Derek Walcott the Antilles Fragments of Epic Memory Essay

Pages: 4 (1350 words)  ·  Bibliography Sources: ≈ 2  ·  File: .docx  ·  Level: College Senior  ·  Topic: Literature

Poetry to Walcott is a gloss, a veneer on the original language. One has the phenomena of the original world -- houses, trees, vegetation, all creation let us say -- and then a veneer on this world that makes it present itself in a different way -- a more glorifying way to the humans that perceive tit and that, consequently, praise, or attempt to describe it. Poetry is the unreal foisted on the real. Put it this way, Walcott beautifully describes Poetry as an "island that breaks away from the main."

What he was spectator to in reality, what he was seeing was a group of Indian boys performing Ramleela, the dramatization of the Ramayana in some small Indian village. The actors were dressed in red and black. They were waving their arrows whilst acting in a background that consisted of low blue mountains, bright grass, and masses of fluctuating clouds. But this is not the way that Walcott perceived it. To him, the music and tonality that permeated the action, the performers, and this scene clothed everything with a different light -- clothed it all with the light of grace and love, and doing so transformed it into an aura of infinitesimal levels of transcendental meaning and character. In fact, the entire scene was transformed into one that Walcott described was fit for gods and goddesses.

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Poetry, therefore, for Walcott was an idealization of the reality. It was not the reality itself, but rather the way that the artist, or the individual person saw the scene, and, therefore, could be far removed from any actuality. It may be the way that the lover describes his beloved; or the way that the ecstatic person describes the day. The beloved may be an ugly, wretched hag. The day may be miserable. But, both caught up in their transportation, perceive the object and other in idealized, transcendental manners.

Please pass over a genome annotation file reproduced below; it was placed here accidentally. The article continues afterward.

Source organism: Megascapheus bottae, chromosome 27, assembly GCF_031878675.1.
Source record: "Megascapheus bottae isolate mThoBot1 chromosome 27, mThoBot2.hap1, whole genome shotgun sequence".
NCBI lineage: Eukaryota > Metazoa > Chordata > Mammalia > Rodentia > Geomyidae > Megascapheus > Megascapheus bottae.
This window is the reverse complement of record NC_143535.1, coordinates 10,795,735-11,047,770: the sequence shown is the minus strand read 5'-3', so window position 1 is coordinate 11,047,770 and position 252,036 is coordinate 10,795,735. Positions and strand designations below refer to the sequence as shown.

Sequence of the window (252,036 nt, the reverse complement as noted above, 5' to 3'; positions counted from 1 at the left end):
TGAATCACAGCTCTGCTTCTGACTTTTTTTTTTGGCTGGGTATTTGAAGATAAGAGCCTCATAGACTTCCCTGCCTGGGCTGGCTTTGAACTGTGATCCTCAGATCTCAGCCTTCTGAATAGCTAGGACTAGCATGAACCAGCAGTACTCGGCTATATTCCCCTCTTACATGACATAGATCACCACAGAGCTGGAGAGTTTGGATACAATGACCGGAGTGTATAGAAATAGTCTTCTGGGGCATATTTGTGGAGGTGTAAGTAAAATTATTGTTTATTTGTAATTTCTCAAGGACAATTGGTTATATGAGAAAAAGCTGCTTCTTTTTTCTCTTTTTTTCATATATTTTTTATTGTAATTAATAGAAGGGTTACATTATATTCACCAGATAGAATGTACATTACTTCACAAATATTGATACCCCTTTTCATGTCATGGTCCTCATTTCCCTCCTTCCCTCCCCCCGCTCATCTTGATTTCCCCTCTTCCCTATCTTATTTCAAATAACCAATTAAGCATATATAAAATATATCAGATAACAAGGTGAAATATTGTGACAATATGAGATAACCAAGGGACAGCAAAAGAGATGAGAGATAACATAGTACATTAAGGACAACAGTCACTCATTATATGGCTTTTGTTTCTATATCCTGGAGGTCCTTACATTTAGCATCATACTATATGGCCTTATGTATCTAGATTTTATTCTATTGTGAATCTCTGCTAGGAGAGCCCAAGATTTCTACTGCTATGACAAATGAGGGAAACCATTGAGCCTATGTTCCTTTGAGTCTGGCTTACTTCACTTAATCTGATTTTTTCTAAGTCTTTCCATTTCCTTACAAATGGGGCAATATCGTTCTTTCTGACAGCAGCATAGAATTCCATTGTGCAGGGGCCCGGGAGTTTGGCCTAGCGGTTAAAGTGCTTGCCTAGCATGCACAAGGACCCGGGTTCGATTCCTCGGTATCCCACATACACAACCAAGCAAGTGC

Essay on Derek Walcott the Antilles Fragments of Epic Memory Assignment

"Under an open shed on the edge of the field, there were two huge armatures of bamboo that looked like immense cages." In ordinary circumstances, these "two huge armatures of bamboo" would have been precisely what they were" simply two trees. Given the present circumstances, Walcott saw them as "the body of a god, his calves or thighs, which, fitted and reared, would make a gigantic effigy," correctly comparing his shift in perception to Shelley's conversion of a fallen statue into the King of Kings, Ozymandias and his empire. This is what poetry is: a distortion of reality.

It is interesting to note that the author seems to associate poetry in connection only with uniquely positive events. An unhappy person, too, sees reality in distorted manner, seeing a neutral day, for instance, in the exaggerated pitch of darkness, cloudiness, and heaviness. Bent under his suffering, percepts become distorted just as equally as they do to the transported individual. Yet, we do not describe reality in these circumstances to constitute poetry. And, it seems to me, that Walcott would agree. This, however, is thought-provoking for why should distorted phenomena during happy circumstances be described as poetic, whilst distorted phenomena to the unhappy individual is not normatively termed as such. It may be, therefore, that 'poetry' is not only a masquerade or concealment and elevation of substances, but is also an elevation of certain substances under a certain mood.

Poetry is a masquerade in the following manner: Using a Heideggerian approach, I see Walcott as endeavoring to say that the 'truth' is not 'truth' per se but rather percepts that the individual sees that is open to him or her and interpreted by him or her in his uniquely particular manner according to her particular perspective. The object, therefore, is open to the perceiver and is interpreted by her in her specific way. Each, for instance, sees the same trees that Walcott saw. To some they were simply trees; others may have perceived them in terms of their particular profession or vocation. To a poet in a particularly uplifting mood, they were "parts of the body of a god." To individuals… [END OF PREVIEW] . . . READ MORE

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